I don’t know why I didn’t think of this one before. Thunderbird is an email client. What’s that? A desktop programme for email at its simplest. It’s been a while since I’ve used it as I use Outlook for work (for reasons explained elsewhere). For personal email, I now just use GMail and don’t bother saving offline; possibly I’m putting too much faith in the internet but, I think if Google goes down, I’ll have bigger problems than, “Oh! I’ve lost my email!”
That being said, even when I ran an organisation on Google Apps, I used to use Thunderbird as my backup facility. Every time I logged in to my main work machine, Thunderbird would start up, sync and download my email so that if the online server did delete all my mail, there would be copies of everything stored locally.
If you like to work the other way around: use a desktop email client and keep copies on the web, Thunderbird is definitely a good way to go. As the name might imply, it is from the same stable as the Firefox browser: currently my own personal favourite. Firstly, Thunderbird is simple and straightforward and has lots of helpers that will automatically find your server settings based on your telling it your email address. It works as you would expect from the beginning and does everything that you would normally expect and email client to do. Tabbed email, as in tabbed browsing, is an interesting feature that is included; I can’t remember that I used it a lot but others in my office used to keep individual conversations in different tabs – kind of like folders but not. Thunderbird is also an instant messenger client so you can keep your various chat channels going through your email programme. I was always most impressed by the forgotten attachment reminder in Thunderbird – long before anyone else had a functioning version: the bright yellow reminder is impossible to miss and the word-list that it checks for can be edited and extended.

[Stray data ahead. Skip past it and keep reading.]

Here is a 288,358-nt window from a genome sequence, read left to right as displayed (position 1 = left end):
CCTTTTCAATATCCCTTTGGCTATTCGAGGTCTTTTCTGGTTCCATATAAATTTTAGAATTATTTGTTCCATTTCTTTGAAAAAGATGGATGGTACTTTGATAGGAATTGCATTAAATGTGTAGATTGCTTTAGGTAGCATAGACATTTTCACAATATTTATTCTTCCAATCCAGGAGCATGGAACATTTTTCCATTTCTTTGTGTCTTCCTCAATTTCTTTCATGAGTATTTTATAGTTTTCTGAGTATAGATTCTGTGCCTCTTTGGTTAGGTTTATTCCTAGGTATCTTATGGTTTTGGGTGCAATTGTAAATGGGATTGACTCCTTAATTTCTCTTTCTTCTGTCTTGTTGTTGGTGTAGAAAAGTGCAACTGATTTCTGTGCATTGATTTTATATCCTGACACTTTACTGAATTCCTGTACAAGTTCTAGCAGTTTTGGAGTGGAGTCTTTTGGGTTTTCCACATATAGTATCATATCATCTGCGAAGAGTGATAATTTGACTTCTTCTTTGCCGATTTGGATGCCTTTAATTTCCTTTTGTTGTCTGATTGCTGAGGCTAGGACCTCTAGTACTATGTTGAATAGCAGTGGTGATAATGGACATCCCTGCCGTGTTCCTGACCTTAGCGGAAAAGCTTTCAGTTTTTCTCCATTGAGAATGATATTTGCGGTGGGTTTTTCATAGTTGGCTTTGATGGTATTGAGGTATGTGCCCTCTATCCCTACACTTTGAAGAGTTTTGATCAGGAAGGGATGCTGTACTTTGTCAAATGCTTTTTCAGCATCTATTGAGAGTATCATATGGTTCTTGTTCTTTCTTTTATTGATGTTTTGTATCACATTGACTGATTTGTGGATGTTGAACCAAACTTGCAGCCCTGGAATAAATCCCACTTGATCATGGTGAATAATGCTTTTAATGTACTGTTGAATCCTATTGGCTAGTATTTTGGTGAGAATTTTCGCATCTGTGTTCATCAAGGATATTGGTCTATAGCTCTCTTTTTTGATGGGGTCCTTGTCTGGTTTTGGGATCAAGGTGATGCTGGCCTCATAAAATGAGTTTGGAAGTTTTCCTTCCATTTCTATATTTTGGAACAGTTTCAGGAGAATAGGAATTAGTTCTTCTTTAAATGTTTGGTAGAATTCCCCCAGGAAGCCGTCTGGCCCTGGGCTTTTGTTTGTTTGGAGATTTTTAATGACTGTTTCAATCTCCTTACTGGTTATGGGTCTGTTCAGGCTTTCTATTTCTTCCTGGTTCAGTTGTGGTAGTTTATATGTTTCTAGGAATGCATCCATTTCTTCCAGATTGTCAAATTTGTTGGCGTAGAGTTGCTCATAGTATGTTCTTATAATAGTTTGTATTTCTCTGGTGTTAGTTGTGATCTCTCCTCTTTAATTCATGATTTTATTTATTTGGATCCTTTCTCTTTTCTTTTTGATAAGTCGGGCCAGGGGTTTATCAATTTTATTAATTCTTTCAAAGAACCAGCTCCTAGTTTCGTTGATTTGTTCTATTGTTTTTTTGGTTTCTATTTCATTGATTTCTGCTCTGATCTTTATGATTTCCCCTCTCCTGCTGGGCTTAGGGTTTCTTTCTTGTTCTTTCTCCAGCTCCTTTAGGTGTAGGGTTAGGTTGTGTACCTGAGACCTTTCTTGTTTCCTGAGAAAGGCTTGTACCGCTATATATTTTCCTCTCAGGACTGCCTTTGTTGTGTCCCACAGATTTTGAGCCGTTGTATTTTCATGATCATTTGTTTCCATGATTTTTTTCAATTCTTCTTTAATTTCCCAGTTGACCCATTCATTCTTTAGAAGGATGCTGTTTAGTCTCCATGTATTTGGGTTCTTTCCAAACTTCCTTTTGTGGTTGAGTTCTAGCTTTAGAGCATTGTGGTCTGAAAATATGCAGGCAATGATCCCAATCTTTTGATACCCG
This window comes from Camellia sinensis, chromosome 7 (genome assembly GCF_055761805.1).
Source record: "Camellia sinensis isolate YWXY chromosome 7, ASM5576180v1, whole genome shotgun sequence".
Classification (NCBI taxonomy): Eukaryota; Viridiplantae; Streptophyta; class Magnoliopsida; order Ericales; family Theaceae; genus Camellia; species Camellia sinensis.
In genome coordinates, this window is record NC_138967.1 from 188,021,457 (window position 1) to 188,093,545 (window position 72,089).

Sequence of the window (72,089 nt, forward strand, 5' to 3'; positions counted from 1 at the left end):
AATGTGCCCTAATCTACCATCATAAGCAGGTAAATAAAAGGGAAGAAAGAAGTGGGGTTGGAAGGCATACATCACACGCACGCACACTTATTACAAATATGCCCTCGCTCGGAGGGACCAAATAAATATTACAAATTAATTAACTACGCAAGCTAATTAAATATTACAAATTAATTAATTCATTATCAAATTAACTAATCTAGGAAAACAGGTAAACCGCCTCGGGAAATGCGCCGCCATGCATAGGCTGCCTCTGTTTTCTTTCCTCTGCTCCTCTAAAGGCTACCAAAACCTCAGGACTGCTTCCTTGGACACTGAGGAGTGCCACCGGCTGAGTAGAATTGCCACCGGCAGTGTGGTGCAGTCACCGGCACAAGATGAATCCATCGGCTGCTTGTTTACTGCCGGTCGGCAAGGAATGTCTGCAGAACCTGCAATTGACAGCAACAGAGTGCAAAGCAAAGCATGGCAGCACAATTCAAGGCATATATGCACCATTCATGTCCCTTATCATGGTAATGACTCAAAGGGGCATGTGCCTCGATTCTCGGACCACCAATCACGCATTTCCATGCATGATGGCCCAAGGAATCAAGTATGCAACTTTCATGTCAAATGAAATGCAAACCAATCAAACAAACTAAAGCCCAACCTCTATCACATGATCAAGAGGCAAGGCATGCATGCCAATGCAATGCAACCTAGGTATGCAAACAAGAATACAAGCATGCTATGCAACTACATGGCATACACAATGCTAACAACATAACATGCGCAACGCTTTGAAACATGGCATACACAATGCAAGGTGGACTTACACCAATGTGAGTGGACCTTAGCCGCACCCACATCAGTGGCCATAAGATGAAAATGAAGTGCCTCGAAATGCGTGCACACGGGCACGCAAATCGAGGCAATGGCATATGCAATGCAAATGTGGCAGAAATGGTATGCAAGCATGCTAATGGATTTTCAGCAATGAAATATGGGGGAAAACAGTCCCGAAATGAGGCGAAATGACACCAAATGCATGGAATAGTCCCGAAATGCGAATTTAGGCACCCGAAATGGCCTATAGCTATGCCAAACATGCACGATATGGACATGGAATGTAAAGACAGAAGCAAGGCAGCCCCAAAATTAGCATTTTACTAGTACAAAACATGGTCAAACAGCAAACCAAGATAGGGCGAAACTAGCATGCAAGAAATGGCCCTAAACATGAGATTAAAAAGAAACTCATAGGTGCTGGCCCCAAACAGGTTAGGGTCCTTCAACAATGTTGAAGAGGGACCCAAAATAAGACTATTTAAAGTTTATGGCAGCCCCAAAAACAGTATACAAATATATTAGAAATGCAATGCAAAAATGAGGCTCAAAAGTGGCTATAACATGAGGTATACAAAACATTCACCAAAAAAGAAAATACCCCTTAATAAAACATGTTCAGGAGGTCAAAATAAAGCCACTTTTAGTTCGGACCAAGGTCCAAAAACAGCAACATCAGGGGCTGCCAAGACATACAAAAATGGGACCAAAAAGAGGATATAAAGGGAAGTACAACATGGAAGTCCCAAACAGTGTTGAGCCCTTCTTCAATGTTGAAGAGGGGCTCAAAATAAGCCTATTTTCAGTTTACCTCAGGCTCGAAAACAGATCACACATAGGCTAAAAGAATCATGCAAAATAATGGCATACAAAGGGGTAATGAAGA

All basic and solid and hard-working so far. However, it is extensibility that Thunderbird really has going for it. There are lots and lots of add-ons that will do all sort of things for you, one of which, Lightning, has the functionality of a calendar and tasks list that you might be used to from other email clients, including integration with Google Calendar and other online calendar services so that you can sync and share calendars across different machines. (As of Thunderbird 38, Lightning is automatically included in the programme download.) As I said, I’ve not used Thunderbird for a while, but setting it up with one of my accounts for the purpose of writing this article has given me a warm feeling of nostalgia for how easy and useful my email life used to be. Custom displays in tabs so you can have conversation view in one and not in another, superfast sorting on all sorts of criteria, search functionality that matches GMail and knocks the socks off the slow vagueness of the other aforementioned email client: what I want through search as fast as I can type it; first time, every time. I’m so tempted to switch my company back to what I used to refer to as a “random hodge-podge of open source software”. It worked so well. Thunderbird makes managing email easy. The content of the email is, of course, another matter.